Why Smart People Have Trouble Making Decisions
Decision Fatigue is a genuine condition, but I have never had it explained to me until a friend labeled the problem I was having with my wife and me making numerous decisions on our house renovation. In hindsight, the number of findings was a little to handle, but their timing was.
My wife is in the medical field as an RN who supports numerous facilities, and I own a Financial Services Company with a growing staff and clients worldwide. And on any given day, we each have well over 100 decisions that we are confronted with, from hitting the snooze alarm to what to wear to breakfast and lunch, before work-related problems and solutions start coming at us. Many readers might say, “Well, I do that every day, and I don’t have that problem,” and they would be right. It is not the decision itself that we struggle with; it is the magnitude and the timing of the decision that can be the friction points.
For example, you are preparing to teach a lecture in the next 30 minutes, your cell phone rings, and it is your wife or mother or sibling, and a student is knocking at your door that you invited to stop by your office. In this case, if the decision was to get lunch after your lecture, it is simple because it doesn’t cause you to redirect your attention. Still, suppose the decision is what car to buy, where to put your retirement investments, or how to handle your sibling’s bad day. In that case, it requires more of or possibly your entire attention when you already have requirements on your engagement and, ergo, the problem.
Our lives have become crowded, and as we advance in our careers due to promotions or expansion efforts that come with being entrepreneurs, the demands on our time have certainly increased. For many professionals and faculty at higher education institutions, complex issues, intriguing questions from graduate and undergraduate students, pop-up meetings, and committee obligations are regular occurrences. The higher the advancement, the more influential the person, and the more demands on their time and mental focus are needed.
At some point, probably where the feeling of being overwhelmed or stretched too thin or any number of labels on the condition you might be feeling is, you may begin to experience decision fatigue. Decisions such as what you want for dinner posed by your spouse will have you stuttering or drawing a blank. Driving to work and being met with an accident but unable to visualize an alternate route is a sign of decision fatigue. Staring at your closet for long periods, unable to decide what to wear when there once was a time when that choice was made in a nano-second and without question, decision fatigue.
So, how do we fix it if we believe we have it?
Fixes to Decision Fatigue
A short-term fix lasting 1-5 days can be achieved by pulling out your calendar and removing or postponing one, two, or three obligations to another week. The sense of reprieve can offer up a feeling of respite and fix the mental constipation you are dealing with. If you need a longer-lasting approach because you have a heavier obligation requiring sustained participation, your solution must be different. Start again with your calendar and defer or delegate tasks that are lower in priority or responsibility to someone capable, even though they may think differently, or act differently than you do. Add a morning exercise routine that will allow you to clear your mind before the chaos and demands of your day begin. Meditate in the morning and even at lunch or midday intervals to help focus and refocus your attention on your tasks. A midday break for a walk can also free your focus and allow you time to reflect and refocus your attention.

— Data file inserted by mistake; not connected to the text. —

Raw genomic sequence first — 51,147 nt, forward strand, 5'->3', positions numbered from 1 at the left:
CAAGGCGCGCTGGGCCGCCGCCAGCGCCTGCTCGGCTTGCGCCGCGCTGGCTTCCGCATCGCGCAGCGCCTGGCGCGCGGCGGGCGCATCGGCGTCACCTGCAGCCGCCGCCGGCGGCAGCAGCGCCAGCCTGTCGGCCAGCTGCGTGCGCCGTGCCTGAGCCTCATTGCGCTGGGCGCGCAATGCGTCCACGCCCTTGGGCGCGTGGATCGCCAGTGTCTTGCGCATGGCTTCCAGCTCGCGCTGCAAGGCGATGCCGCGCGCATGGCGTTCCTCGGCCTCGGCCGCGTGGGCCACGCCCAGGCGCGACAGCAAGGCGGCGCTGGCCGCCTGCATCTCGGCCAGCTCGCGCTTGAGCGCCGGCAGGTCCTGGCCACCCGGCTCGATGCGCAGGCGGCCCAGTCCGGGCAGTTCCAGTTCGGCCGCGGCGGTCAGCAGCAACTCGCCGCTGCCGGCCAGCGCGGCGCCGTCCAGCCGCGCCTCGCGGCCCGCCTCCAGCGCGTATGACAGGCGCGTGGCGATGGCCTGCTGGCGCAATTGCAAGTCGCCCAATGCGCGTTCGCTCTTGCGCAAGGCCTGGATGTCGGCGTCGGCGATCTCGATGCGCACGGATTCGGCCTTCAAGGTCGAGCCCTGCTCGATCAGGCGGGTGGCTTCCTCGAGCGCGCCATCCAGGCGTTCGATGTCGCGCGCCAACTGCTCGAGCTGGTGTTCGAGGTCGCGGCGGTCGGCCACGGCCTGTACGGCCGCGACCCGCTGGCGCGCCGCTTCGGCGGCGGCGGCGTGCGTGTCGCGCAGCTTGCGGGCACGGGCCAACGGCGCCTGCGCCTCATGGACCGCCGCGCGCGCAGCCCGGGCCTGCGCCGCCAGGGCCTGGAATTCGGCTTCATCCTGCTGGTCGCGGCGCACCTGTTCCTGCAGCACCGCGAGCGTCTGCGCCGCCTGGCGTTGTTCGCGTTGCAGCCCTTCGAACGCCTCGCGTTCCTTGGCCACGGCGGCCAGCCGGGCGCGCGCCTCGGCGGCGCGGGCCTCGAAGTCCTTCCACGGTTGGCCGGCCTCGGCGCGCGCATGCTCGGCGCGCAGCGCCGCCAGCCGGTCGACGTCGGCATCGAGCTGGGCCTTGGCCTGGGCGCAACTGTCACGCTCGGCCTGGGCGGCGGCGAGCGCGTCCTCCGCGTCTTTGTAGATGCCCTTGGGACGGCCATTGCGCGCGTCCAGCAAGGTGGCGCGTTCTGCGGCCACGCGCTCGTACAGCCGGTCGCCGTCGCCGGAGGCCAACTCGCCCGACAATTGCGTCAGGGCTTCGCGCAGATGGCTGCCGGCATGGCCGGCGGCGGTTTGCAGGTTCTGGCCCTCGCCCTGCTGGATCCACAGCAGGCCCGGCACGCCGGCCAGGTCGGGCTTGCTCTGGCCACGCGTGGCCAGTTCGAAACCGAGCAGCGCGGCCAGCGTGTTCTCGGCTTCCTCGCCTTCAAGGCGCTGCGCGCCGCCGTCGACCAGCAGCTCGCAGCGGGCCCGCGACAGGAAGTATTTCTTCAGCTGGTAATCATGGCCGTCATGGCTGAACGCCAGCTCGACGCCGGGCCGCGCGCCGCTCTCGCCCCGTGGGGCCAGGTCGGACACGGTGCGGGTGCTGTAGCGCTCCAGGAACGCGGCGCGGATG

I keep returning to your calendar because accomplished people all share a standard set of traits that have helped lead them to the level of success they enjoy. They are driven, and therefore, their ambitions can often overload their capacity to focus, OR they tend to block out everything to focus for long periods. They are ambitious and desire more, leading them to live their professional lives out of balance for periods. They understand and comply with time management, making their calendar the center of their ecosystem, and sometimes that becomes so rigid it can contribute to their anxiety and out-of-balance professional lives.
Most Decisions Can Be Changed
Realize that when you decide, most decisions can be adjusted. Most decisions you will face will not be life-threatening, but as an educated and accomplished person, you may feel like you cannot or do not want to fail, so you decide to make no decision, and that is where the problem persists. Paint can be changed, staff can be changed, and logos and websites can be adjusted, changed, and overhauled. Lights can be replaced, and cars can be bought and sold.
When you spend twenty or thirty years of your adult life attaining a level of understanding in a subject or pursuit, you become recognized as an expert. Someone who is accomplished. Someone who has succeeded in life and, as a result, does not make wrong decisions, right?
I have made so many wrong decisions that I have lost count. I still second, third, and fourth guess myself when I am putting together a plan, and it drives those around me up the wall, including contractors, colleagues, mentors, and staff. The problem is that we get in a rut of thinking and behaving, including but not limited to our decision-making process. We overthink simple into complex and then feel overwhelmed by the complexity of the decision. What makes us successful keeps us hostage at times.
If you take one thing away from this commentary, it should be that wrong decisions, like right decisions, are subject to change. Indecision also leads to embarrassing, regretful, and painful outcomes for intelligent, successful, and accomplished individuals. Pick a lane, decide, and be willing to make a change when you need to.